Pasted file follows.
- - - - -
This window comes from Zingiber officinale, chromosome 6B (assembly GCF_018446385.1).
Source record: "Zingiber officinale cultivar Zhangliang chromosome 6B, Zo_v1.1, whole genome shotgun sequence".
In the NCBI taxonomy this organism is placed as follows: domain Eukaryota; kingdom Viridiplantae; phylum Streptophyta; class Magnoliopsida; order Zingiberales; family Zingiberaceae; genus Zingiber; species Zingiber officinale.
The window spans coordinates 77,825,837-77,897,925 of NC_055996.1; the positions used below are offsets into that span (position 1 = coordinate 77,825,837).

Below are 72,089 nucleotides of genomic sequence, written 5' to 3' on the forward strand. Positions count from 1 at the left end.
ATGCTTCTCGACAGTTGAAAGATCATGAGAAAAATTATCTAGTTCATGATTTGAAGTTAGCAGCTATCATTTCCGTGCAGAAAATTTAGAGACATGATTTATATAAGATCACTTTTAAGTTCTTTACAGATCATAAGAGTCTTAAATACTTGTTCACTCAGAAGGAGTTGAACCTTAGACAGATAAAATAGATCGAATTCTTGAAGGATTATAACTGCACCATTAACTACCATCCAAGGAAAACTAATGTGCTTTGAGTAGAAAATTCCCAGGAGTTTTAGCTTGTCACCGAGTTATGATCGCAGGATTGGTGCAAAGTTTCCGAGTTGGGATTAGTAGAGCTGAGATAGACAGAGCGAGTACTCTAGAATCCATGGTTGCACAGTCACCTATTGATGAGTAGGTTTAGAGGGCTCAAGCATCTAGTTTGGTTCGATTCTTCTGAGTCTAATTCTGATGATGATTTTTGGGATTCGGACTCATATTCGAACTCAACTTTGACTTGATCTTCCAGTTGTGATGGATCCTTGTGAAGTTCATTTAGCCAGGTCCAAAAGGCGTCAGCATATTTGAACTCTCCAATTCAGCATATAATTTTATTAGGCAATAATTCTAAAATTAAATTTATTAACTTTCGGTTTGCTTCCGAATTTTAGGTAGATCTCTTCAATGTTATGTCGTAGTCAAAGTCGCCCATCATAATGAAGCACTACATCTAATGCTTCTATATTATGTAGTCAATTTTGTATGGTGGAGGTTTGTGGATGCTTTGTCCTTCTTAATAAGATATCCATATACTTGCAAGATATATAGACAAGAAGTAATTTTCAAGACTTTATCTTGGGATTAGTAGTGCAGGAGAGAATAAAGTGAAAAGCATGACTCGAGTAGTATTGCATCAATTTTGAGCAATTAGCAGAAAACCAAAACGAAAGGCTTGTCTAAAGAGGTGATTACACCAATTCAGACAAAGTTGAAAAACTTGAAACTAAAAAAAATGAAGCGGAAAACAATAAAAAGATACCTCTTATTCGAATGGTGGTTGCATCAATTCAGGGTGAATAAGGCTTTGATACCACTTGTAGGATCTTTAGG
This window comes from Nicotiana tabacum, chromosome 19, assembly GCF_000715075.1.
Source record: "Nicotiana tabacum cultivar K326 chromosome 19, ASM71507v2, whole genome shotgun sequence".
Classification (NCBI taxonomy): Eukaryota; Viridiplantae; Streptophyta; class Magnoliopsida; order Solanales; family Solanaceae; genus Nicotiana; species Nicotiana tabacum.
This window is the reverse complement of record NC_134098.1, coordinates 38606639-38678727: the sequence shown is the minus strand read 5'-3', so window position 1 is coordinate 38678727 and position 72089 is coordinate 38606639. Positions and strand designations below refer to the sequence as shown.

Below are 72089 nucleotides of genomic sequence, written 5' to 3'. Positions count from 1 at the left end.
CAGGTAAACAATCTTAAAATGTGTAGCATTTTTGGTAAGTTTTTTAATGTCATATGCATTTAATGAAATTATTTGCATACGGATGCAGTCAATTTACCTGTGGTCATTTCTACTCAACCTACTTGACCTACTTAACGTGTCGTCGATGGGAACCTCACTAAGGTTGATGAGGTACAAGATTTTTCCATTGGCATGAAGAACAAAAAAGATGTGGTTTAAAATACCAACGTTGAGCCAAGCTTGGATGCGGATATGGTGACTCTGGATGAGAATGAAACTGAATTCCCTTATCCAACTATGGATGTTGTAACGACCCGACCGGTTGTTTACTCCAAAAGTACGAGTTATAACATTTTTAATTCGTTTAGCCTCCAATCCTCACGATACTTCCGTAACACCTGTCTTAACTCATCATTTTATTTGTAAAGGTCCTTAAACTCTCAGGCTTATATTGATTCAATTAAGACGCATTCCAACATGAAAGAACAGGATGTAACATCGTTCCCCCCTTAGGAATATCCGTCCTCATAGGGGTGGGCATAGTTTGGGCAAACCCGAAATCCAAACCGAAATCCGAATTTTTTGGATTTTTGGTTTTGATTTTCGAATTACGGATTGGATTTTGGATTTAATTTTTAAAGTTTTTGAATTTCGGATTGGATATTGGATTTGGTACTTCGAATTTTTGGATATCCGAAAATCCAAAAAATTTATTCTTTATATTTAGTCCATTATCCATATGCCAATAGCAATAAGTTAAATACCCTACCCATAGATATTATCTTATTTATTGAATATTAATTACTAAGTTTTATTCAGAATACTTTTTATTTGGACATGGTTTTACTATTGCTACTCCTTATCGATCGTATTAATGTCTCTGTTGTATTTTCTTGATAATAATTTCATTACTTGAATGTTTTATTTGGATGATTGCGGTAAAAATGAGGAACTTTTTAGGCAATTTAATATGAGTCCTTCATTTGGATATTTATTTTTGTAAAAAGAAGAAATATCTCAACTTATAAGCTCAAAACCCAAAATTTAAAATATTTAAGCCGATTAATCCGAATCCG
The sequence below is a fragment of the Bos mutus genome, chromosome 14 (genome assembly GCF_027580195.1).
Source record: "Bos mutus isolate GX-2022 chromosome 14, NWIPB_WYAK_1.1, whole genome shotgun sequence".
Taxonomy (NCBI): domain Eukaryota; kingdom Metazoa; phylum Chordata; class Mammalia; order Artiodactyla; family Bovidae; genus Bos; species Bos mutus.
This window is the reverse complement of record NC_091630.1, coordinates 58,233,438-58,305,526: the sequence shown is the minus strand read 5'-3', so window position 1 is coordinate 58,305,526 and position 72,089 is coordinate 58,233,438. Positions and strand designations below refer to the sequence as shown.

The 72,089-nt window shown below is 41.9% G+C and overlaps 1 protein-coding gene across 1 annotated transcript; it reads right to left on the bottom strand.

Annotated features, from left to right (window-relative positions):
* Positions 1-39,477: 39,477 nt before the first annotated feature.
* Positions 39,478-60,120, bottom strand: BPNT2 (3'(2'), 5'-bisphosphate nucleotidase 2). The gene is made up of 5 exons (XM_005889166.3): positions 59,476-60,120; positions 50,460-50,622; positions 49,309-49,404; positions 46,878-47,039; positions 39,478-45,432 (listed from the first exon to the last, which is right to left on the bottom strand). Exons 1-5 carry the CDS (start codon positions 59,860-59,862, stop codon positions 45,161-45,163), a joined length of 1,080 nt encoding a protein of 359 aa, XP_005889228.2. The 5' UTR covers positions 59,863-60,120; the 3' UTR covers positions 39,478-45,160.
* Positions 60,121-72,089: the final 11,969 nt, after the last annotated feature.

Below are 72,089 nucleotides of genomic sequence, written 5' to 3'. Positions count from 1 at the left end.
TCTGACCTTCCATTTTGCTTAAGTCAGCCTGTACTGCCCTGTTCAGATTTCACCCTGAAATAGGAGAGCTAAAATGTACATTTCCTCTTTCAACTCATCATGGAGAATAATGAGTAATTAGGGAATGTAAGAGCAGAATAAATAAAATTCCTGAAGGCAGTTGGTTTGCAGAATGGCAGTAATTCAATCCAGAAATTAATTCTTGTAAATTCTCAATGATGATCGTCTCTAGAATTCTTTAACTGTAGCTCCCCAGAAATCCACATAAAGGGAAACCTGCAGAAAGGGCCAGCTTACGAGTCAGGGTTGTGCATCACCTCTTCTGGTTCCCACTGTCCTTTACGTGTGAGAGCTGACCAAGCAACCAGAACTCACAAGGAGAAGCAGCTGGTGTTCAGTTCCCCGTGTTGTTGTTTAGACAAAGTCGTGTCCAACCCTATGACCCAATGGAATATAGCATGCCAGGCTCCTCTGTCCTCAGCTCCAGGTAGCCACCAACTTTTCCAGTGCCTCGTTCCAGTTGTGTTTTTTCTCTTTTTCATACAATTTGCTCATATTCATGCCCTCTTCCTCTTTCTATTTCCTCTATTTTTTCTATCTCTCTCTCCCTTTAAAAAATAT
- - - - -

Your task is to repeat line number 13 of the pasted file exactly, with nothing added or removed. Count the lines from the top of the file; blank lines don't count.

The sequence below is a fragment of the Bos mutus genome, chromosome 14 (genome assembly GCF_027580195.1).